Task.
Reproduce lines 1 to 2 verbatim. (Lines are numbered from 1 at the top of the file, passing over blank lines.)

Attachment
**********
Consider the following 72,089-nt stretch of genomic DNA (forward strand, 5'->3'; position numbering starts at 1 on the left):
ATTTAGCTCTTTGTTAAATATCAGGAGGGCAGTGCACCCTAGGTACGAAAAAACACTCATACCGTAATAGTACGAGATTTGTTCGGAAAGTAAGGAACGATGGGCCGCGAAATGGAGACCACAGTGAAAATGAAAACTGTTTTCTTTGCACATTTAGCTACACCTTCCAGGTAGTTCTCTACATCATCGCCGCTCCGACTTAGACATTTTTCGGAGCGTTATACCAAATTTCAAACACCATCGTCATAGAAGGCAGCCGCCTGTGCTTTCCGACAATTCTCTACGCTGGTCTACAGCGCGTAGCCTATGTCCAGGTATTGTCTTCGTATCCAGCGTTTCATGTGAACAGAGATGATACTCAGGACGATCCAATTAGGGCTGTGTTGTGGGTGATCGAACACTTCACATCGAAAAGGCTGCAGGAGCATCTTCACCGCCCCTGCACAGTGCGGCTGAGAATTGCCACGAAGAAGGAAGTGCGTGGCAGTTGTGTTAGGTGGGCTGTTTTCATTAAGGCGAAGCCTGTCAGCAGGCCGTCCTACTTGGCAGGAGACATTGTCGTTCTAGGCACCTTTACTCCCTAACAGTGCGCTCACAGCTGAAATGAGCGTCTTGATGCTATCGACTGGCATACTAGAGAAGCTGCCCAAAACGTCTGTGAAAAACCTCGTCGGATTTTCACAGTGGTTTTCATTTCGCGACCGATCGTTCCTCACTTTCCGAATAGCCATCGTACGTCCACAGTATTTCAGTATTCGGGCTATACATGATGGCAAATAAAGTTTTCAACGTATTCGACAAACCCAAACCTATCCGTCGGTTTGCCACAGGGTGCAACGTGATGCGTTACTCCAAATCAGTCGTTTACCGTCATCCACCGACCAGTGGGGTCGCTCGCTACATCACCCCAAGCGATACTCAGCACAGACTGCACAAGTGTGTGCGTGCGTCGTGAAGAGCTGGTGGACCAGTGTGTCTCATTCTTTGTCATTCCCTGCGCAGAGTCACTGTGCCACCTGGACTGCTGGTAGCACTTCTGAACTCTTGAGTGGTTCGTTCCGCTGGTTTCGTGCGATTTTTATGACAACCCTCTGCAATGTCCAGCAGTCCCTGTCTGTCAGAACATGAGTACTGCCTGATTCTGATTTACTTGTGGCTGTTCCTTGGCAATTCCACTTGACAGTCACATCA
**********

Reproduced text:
Consider the following 72,089-nt stretch of genomic DNA (forward strand, 5'->3'; position numbering starts at 1 on the left):
ATTTAGCTCTTTGTTAAATATCAGGAGGGCAGTGCACCCTAGGTACGAAAAAACACTCATACCGTAATAGTACGAGATTTGTTCGGAAAGTAAGGAACGATGGGCCGCGAAATGGAGACCACAGTGAAAATGAAAACTGTTTTCTTTGCACATTTAGCTACACCTTCCAGGTAGTTCTCTACATCATCGCCGCTCCGACTTAGACATTTTTCGGAGCGTTATACCAAATTTCAAACACCATCGTCATAGAAGGCAGCCGCCTGTGCTTTCCGACAATTCTCTACGCTGGTCTACAGCGCGTAGCCTATGTCCAGGTATTGTCTTCGTATCCAGCGTTTCATGTGAACAGAGATGATACTCAGGACGATCCAATTAGGGCTGTGTTGTGGGTGATCGAACACTTCACATCGAAAAGGCTGCAGGAGCATCTTCACCGCCCCTGCACAGTGCGGCTGAGAATTGCCACGAAGAAGGAAGTGCGTGGCAGTTGTGTTAGGTGGGCTGTTTTCATTAAGGCGAAGCCTGTCAGCAGGCCGTCCTACTTGGCAGGAGACATTGTCGTTCTAGGCACCTTTACTCCCTAACAGTGCGCTCACAGCTGAAATGAGCGTCTTGATGCTATCGACTGGCATACTAGAGAAGCTGCCCAAAACGTCTGTGAAAAACCTCGTCGGATTTTCACAGTGGTTTTCATTTCGCGACCGATCGTTCCTCACTTTCCGAATAGCCATCGTACGTCCACAGTATTTCAGTATTCGGGCTATACATGATGGCAAATAAAGTTTTCAACGTATTCGACAAACCCAAACCTATCCGTCGGTTTGCCACAGGGTGCAACGTGATGCGTTACTCCAAATCAGTCGTTTACCGTCATCCACCGACCAGTGGGGTCGCTCGCTACATCACCCCAAGCGATACTCAGCACAGACTGCACAAGTGTGTGCGTGCGTCGTGAAGAGCTGGTGGACCAGTGTGTCTCATTCTTTGTCATTCCCTGCGCAGAGTCACTGTGCCACCTGGACTGCTGGTAGCACTTCTGAACTCTTGAGTGGTTCGTTCCGCTGGTTTCGTGCGATTTTTATGACAACCCTCTGCAATGTCCAGCAGTCCCTGTCTGTCAGAACATGAGTACTGCCTGATTCTGATTTACTTGTGGCTGTTCCTTGGCAATTCCACTTGACAGTCACATCA